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A student asked the teacher.

"How can adjective be a object of preposition? Such as 'for sure', 'in general'."

The three teachers' answers to this are as follows.

teacher A: "You can understand it as form 'being' omitted, such as 'for (being) sure'."

teacher B: "You can understand it as form 'thing' omitted, such as 'for sure (thing)'."

teacher C: "It's just idiom. Suck it up."

Which answer do you think makes sense?

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    C is the closest. These are prep+adj idioms. – BillJ Aug 3 '20 at 14:53
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The OED, s.v, for (prep., conj.), sense 19, says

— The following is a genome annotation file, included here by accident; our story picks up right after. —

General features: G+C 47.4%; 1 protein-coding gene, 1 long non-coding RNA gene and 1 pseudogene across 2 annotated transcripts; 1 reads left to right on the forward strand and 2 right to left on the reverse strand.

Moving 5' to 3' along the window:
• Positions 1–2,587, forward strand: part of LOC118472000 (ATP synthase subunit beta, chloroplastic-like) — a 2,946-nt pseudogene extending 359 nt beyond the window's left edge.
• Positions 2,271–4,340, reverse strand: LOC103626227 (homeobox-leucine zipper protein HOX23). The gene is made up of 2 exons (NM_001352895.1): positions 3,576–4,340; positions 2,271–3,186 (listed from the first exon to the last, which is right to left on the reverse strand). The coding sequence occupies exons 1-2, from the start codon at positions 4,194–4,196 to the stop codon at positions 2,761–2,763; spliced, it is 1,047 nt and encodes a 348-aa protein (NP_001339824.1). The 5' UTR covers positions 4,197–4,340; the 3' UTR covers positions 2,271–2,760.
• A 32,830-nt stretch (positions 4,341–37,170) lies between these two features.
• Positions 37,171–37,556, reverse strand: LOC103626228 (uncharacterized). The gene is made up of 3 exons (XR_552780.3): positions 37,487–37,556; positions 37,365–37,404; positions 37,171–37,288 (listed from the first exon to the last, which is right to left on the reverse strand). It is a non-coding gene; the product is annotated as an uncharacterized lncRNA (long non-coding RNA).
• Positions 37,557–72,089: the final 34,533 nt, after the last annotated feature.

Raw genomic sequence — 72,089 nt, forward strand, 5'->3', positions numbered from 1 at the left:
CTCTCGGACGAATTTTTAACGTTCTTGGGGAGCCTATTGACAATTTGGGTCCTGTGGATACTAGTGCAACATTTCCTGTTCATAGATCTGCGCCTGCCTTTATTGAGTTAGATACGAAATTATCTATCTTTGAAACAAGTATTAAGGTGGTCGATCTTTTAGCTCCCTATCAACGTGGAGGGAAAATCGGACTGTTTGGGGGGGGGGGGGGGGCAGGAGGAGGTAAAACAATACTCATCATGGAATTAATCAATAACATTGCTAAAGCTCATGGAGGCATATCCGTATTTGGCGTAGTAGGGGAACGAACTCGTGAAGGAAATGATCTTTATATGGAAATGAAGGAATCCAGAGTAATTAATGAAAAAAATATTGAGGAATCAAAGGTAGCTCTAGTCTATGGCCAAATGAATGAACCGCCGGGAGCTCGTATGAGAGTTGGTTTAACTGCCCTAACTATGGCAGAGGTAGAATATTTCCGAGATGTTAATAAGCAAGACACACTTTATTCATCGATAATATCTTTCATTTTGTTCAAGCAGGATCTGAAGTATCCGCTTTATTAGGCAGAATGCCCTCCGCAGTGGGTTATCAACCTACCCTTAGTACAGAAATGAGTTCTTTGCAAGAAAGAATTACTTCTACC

a. In the character of, in the light of, as equivalent to; esp. to introduce the complement after verbs of incomplete predication, e.g. to have, hold, etc. (see those verbs), where as or as being may generally be substituted. ...

b. So with an adjective, as in to take for granted, to leave for dead, etc. for certain, for sure, †for wiss, see those adjectives

So the OED accepts it as a construction that "for" occurs in, but I would say that it is obsolete except for a limited set of words following (also for free), and should be treated as an idiom.

Likewise s.v. in, prep:

36. With a substantive (or adj.), forming an adv.phr., e.g. in charity, in duty, in honour; in right; in common, in general, in especial; in fact, in (all) probability, in truth, in faith; in conclusion, in fine; in haste; in any case, in every way; in (all) the world. See the ns.

The OED doesn't distinguish nouns from adjectives in this construction, and again I would suggest that there is a limited range of adjectives that occur, so again, it should be treated as an idiom.

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